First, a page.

Eyes can appear kind and wise. It’s all in what we see when we look into them. When painting eyes, it helps to imagine what we want the eyes to show and use our brush strokes to reflect that. Rounded shapes express gentleness, purity, innocence, and goodness; whereas sharp edgy strokes bring a sharp quality that expresses the opposite.
Layering with colors and highlights brings a flat painted eye to life. A fleck of white in the pupil is a “life spot“, according to my dad. He used to tell me to never forget that. Aiming for a small pin-point white dot works, but when the white fleck ends up as an organic, random “splotch” that doesn’t match exactly the life spot in the other eye, it has a more natural effect, so I try to resist making it too tidy. Light is generally not perfectly reflected or evenly cast.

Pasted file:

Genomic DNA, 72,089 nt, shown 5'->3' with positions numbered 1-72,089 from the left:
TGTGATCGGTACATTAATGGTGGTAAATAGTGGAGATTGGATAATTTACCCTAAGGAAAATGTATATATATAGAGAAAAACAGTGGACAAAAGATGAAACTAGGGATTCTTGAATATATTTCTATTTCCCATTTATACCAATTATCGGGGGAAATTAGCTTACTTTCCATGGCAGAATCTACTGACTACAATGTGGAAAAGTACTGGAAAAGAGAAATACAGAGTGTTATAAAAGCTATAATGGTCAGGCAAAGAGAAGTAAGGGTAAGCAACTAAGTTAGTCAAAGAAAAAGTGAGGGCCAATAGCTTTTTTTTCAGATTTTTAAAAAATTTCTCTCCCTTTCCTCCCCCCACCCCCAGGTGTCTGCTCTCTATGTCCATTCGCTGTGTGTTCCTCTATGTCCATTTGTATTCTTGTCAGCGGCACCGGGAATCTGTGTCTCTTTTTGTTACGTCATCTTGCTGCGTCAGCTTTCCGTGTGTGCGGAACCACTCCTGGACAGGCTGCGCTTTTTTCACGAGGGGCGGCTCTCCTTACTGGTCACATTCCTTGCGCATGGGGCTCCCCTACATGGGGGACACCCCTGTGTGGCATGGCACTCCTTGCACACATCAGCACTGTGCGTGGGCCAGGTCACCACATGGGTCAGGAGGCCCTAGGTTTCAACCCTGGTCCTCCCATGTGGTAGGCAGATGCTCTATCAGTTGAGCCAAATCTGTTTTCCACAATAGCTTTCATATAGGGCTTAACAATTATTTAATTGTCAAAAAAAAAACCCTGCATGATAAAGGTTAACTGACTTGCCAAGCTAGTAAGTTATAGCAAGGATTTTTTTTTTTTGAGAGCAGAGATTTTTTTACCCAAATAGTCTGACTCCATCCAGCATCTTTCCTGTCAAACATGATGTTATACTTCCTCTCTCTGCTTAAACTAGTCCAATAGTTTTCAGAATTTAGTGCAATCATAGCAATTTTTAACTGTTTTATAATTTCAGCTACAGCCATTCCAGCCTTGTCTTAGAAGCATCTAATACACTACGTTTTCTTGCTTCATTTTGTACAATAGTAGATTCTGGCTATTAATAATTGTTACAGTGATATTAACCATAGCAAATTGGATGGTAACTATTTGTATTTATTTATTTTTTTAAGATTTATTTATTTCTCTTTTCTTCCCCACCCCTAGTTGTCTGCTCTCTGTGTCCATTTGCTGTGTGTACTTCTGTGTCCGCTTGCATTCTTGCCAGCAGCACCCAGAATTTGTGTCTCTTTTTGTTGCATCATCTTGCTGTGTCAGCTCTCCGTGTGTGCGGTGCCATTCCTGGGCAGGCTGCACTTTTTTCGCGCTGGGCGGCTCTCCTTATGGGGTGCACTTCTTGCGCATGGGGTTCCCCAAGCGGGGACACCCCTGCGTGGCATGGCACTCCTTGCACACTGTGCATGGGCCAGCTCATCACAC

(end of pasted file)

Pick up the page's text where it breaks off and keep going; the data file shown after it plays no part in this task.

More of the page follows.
Soft velvety texture on the lion’s face contrasts with the heavy paint strokes that become progressively more primitive as the mane extends to the canvas edge. What story, what emotion, what impact? Imagine running your fingertip down the bridge of that fuzzy nose, or a giving the lion a pat on that heavy golden mane. Is he gentle? Might he be dangerous? Would he hurt you? Would he protect you? What kind of lion is he, and what does he represent? Strength, wisdom, patience, victory over enemies? The story is up to the viewer, but an artist can steer the viewer toward asking questions. Contrasting elements give art a dynamic that is active, seeking, inquiring.